“Indian food is really hot in the US. We are seeing more and more Indian restaurants and it seems to be moving from an ethnic niche to something more mainstream. For example, they now have banners for Indian food in the grocery store,” said David Wilson, sales director of Amira in the US.
At the same time, he said, “ancient grains are getting a lot of media coverage and consumers – not just serious health consumers – but mainstream ones as well are picking up on the health benefits of ancient grains,” and are learning the wide variety of ways to cook with them in side dishes, salads and even smoothies.
The fragrant long grain Basmati rice stands at the crossroads of these two major trends given that it is the oldest ancient grain available and it grows in the foothills of the Himalayans, helping to make it a star ingredient in Indian cuisine, Wilson told FoodNavigator-USA.
In addition, he said, the rice touches several other hot food trends. For example, the grain offers a better-for-you nutritional profile than some other rice, including a low glycemic index and 20% more fiber. It also has a less sticky texture than many other types of rice and an exotic flavor that is associated with multicultural cuisine.
For these reasons, Amira thinks now is the time to move Basmati from a niche product in specialty stores to one broadly available in mainstream channels. As a result, the company in the last 18 months has expanded distribution into more retailers with a one and two-pound bags, organic options and several blends, Wilson said.
“We have been really encouraged by consumer response … and their willingness to upgrade in the rice category” to Basmati, he said.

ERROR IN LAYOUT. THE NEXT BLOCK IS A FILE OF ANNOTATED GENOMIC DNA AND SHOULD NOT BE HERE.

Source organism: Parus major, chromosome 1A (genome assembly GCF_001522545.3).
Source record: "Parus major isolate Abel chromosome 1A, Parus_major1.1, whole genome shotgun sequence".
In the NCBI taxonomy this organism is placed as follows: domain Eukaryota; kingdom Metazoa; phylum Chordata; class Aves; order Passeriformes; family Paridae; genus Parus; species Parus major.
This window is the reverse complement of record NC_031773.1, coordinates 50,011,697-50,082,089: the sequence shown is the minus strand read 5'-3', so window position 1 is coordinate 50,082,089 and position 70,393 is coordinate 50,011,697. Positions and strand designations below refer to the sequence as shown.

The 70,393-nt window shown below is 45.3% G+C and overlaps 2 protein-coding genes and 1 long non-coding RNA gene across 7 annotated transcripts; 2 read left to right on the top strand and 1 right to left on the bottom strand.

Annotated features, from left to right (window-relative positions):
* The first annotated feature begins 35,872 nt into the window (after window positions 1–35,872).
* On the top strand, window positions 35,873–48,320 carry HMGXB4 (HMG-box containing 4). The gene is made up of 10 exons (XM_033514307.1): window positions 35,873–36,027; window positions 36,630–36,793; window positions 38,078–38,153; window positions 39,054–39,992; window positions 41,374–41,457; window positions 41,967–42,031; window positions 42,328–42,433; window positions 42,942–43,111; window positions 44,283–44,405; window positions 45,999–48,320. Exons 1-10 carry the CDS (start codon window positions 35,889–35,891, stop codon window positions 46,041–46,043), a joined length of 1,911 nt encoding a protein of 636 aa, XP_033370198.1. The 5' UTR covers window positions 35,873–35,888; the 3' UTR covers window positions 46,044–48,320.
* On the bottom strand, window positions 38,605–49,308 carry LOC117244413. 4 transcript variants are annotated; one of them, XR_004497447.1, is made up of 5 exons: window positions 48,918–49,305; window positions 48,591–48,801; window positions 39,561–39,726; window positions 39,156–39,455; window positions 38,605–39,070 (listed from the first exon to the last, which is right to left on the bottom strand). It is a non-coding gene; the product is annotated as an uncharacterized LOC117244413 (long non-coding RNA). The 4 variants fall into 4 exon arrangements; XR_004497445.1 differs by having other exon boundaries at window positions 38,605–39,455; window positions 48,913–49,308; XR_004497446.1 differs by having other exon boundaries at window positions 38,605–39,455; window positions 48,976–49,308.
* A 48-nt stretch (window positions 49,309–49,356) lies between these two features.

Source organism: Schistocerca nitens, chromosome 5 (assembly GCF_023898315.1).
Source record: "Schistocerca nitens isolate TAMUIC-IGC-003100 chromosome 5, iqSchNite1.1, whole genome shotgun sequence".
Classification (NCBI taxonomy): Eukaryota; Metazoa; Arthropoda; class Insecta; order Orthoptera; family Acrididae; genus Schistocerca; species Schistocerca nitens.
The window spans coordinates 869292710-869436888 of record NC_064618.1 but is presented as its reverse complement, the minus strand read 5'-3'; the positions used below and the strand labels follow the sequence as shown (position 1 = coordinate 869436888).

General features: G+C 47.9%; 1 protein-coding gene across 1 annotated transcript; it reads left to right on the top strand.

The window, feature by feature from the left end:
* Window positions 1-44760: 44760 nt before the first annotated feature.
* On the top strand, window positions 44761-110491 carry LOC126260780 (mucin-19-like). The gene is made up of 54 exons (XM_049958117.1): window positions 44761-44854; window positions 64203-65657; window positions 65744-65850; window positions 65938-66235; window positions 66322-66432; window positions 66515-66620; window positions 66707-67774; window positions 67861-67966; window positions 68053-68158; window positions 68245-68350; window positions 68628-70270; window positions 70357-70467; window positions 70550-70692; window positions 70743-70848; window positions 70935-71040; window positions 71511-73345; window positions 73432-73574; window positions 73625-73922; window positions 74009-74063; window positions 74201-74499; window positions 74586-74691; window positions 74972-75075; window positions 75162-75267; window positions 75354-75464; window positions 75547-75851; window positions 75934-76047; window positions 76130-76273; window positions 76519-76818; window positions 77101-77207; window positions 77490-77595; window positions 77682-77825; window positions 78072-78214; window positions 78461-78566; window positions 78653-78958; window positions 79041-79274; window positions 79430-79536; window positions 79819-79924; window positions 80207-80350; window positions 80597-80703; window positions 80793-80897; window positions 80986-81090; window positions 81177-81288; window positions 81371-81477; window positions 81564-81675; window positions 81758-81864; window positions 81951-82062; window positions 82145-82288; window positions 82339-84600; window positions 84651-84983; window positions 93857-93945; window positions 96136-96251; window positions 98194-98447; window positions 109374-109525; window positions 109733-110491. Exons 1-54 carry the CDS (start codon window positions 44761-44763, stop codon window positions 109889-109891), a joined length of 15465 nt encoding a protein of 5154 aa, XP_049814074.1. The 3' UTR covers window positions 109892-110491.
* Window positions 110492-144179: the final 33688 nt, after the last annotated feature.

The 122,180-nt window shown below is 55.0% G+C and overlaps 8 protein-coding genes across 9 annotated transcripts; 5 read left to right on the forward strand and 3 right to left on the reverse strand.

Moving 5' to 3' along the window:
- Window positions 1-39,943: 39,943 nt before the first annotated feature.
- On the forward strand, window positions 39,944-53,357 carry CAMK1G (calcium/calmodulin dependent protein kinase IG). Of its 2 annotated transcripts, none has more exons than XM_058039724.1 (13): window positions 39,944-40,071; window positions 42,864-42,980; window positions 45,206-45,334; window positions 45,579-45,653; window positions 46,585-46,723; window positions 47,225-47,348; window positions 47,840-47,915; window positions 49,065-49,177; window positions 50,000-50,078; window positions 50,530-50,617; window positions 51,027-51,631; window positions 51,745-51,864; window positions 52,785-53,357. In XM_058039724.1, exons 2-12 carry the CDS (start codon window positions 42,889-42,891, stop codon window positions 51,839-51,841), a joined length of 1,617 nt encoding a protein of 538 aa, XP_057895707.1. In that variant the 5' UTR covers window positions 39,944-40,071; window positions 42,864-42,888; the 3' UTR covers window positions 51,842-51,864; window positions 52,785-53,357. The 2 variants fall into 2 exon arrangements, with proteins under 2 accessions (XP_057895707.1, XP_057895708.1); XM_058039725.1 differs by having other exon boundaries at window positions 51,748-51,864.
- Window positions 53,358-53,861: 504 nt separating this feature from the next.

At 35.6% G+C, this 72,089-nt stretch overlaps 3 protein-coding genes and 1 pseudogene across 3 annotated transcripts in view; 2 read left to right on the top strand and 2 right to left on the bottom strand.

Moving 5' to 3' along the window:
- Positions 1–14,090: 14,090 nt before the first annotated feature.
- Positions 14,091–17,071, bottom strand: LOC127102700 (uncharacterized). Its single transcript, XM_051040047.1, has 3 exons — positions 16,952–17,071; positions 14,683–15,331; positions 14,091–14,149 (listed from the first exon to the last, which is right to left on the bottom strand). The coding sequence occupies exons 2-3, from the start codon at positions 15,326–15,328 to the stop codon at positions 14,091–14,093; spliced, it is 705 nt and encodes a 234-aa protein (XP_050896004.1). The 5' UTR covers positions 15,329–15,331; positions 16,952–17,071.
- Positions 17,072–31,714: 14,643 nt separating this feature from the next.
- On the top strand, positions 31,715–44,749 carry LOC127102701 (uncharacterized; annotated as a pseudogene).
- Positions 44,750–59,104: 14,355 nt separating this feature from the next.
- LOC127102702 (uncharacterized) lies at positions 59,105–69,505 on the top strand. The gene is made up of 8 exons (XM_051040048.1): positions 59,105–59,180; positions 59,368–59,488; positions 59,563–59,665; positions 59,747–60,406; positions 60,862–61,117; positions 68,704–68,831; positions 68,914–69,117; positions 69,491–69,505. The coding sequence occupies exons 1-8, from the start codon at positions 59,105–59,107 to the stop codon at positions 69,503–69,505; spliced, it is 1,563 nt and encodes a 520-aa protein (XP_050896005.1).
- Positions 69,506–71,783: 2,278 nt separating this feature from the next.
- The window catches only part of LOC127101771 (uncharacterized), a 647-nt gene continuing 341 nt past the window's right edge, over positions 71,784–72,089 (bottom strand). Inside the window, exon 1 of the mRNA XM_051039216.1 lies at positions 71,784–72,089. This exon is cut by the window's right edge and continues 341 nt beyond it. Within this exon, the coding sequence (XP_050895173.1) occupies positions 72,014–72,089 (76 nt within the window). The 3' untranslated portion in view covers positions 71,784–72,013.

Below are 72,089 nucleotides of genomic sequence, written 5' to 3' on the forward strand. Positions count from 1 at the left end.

To succeed in the long-term in the mainstream channel the rice will need to overcome several barriers – including lack of consumer awareness, the idea that carbs are bad and the misconception that rice is boring, Wilson acknowledged.
“Part of our challenge is informing the American public about what Basmati is and how it is different than Uncle Ben’s long-grain rice,” which sells at a lower price point, has a different nutritional profile and different flavor and texture, Wilson said.
The company is addressing this and the other challenges through an aggressive sampling campaign.
While consumers try the product, company representatives talk about its health benefits, and rely the message that not all carbs are bad.
As part of the ancient grain movement and Amira’s education efforts, “consumers are picking up on the fact that there is a carb that we can put on our plate that is not just a nutritional vacuum, but has positive nutritional attributes,” Wilson said, noting Basmati is a source of slow release protein.
The company also is addressing the misconception that rice is flavorless by launching a smoked Basmati, which hit stores shelves about a year ago. “Retailers really loved the smoked rice because it is something different and other smoked rice is in the market. At the same time it exemplifies the high quality of all our rice” and is a good gateway product for Basmati, Wilson said.
Expanding into blends, snacks
Amira plans to build on the momentum of the smoked Basmati as well as its other brown and white conventional and organic options, by launching new stock-keeping-units in 2016, including different blends that include other ancient grains.
It also is exploring ready-to-eat formats that simply need to be reheated in the microwave for a fast, convenient food. This also would open the door for adding other ingredients and flavors to create microwavable side dishes, Wilson said.
While rice is the main focus of Amira, Wilson noted that the company hopes to branch into other areas, including bringing to the US snack foods it already sells in other countries around the world.
While the format and blends of the new products will change, the company will remain constant to its “passion for purity” to ensure it is delivering the highest quality products possible, Wilson said.